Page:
English Painter, ca.1825-1915
was an English artist. Strutt was born in Teignmouth, Devon, England, and came from a family of artists, his grandfather, Joseph Strutt, was a well-known author and artist, his father, William Thomas Strutt, was a good miniature painter. William Strutt enjoyed a student life in Paris, France, and England, studying figurative and history painting. In response to a near-breakdown and problems with his eyes, Strutt decided to visit Australia, arriving 5 July 1850 on the Culloden, where he then married. In Melbourne, Strutt found employment as an illustrator on the short-lived Illustrated Australian Magazine, published by Thomas Ham, as there was little demand for the figurative and history paintings for which he was trained. Some of his designs did, however, lead to commissions, including a design for a new postage stamp, and an Anti-Transportation League card. Despite the lack of interest for major history paintings in Melbourne, Strutt continued to sketch suitable subjects, including the "Black Thursday" bushfires, which swept over the colony on 6 February 1851. It was from these sketches that Strutt composed one of his most notable paintings some 10 years later, Black Thursday, February 6th. 1851, 1864, which depicted animals and men fleeing from the fire. In February 1852, Strutt joined the growing tide of men travelling to the gold-fields surrounding Ballarat, Victoria. Despite working in the gold fields for eighteen months he found little success. He returned to Melbourne in mid-1853 and became actively involved in the city's cultural scene, undertaking a number of portrait commissions and joining the Victorian Society of Fine Arts as a founding member. William Strutt, Portrait of John Pascoe Fawkner, founder of Melbourne, 1856: oil on canvas; 61.3 x 51.2 cm. National Library of Australia.Strutt's interest in depicting the notable events of the colony was piqued by the events surrounding the Victorian Exploring Expedition led by Burke and Wills in 1860-61. He made several studies of their preparations at Royal Park, Melbourne, and followed the expedition to its first camp at Essendon, Victoria. Strutt also collected first-hand accounts from the rescue party and from John King,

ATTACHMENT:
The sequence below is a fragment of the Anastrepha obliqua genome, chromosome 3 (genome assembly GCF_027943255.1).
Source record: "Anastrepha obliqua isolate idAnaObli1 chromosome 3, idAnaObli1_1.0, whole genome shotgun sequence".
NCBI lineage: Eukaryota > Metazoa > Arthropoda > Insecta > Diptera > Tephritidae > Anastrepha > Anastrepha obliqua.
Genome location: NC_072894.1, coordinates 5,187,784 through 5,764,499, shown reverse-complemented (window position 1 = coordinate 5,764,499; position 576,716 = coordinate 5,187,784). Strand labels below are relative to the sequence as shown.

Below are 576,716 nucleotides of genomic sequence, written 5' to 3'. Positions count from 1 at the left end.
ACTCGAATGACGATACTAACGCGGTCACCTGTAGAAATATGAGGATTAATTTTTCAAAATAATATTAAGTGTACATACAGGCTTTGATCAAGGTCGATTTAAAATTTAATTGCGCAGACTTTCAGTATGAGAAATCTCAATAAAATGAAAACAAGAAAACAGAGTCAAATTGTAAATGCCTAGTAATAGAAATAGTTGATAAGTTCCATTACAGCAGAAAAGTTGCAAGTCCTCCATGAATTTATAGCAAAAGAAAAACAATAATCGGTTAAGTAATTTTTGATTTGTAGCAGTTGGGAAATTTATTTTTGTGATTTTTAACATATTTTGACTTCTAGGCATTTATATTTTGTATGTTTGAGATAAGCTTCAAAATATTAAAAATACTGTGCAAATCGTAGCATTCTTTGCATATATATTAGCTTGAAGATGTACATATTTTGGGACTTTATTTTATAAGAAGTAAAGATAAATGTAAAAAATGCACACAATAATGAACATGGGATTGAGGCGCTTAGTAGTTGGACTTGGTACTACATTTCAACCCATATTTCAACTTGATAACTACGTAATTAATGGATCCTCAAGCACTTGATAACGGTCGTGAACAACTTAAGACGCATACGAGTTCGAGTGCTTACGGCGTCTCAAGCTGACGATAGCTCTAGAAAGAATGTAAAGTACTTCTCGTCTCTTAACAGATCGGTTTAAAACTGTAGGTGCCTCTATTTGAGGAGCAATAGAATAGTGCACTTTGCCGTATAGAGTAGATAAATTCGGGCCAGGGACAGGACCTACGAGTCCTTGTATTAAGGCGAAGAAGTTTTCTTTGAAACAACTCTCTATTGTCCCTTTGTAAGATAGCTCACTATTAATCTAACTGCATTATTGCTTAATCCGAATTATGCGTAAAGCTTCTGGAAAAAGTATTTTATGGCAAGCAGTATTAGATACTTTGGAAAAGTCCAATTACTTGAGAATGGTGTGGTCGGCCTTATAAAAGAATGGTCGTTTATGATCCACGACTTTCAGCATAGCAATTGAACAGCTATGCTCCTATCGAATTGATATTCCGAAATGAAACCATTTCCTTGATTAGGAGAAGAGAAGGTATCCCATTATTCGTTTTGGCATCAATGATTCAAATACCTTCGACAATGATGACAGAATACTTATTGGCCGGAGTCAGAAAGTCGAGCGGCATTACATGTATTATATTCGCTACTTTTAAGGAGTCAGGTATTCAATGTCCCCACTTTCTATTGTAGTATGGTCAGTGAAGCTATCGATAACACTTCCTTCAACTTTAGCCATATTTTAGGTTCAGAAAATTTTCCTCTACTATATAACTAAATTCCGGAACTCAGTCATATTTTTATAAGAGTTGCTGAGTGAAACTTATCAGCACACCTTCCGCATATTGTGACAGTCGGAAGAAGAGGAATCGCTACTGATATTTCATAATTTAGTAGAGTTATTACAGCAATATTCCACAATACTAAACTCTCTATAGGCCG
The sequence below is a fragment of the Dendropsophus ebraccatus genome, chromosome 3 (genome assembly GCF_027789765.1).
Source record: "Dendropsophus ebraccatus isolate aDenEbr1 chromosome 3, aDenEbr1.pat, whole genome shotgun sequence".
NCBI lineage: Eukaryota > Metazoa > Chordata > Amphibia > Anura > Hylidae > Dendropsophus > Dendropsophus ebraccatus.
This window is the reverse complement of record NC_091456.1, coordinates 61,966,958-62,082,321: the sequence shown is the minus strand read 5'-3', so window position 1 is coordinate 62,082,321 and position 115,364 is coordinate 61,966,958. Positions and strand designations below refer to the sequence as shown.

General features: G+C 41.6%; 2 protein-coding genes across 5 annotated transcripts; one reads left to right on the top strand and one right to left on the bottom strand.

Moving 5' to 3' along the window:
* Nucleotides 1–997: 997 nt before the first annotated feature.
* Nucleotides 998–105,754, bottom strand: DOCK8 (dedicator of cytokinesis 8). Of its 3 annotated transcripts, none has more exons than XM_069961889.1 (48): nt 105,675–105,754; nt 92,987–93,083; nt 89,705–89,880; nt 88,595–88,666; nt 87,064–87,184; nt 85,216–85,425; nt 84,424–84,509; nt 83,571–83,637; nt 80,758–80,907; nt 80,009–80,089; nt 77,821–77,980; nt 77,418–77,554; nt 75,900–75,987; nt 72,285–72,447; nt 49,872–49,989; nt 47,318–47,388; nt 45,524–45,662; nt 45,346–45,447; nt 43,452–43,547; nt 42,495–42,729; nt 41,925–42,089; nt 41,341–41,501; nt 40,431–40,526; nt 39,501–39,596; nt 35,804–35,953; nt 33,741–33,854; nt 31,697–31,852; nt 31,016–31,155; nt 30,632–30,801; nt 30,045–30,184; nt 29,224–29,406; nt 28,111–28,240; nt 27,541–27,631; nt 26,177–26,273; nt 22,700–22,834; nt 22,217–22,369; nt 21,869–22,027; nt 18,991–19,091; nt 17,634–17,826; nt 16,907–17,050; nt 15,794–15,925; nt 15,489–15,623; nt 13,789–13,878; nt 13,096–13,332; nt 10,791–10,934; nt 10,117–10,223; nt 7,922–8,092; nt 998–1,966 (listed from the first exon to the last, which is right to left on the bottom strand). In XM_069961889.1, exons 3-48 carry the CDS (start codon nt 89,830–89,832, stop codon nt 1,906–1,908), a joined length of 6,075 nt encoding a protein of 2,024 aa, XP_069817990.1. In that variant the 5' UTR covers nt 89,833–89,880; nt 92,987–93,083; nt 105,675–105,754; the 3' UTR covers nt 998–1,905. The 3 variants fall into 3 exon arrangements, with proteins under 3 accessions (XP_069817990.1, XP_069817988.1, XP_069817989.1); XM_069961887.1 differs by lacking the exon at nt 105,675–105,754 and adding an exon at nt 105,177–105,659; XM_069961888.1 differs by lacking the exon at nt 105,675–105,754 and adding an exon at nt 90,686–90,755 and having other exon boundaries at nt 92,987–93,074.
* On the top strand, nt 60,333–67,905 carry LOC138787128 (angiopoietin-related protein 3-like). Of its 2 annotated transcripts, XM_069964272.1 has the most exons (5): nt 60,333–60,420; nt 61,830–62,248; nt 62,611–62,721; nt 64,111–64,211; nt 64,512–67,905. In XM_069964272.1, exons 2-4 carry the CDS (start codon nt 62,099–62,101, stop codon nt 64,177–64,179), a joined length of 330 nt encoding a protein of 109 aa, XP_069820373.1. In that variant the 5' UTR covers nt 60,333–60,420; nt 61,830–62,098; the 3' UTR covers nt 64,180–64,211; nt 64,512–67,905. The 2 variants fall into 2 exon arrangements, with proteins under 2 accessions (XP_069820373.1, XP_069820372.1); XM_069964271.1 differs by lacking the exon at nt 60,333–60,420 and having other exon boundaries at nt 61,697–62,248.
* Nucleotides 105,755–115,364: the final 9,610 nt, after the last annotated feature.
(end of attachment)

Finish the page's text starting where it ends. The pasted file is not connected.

Bushrangers, Victoria, Australia,
Bushrangers, Victoria, Australia, 1852 (1887, oil on canvas, 29.7 x 61. cm) by William Strutt (1825-1915).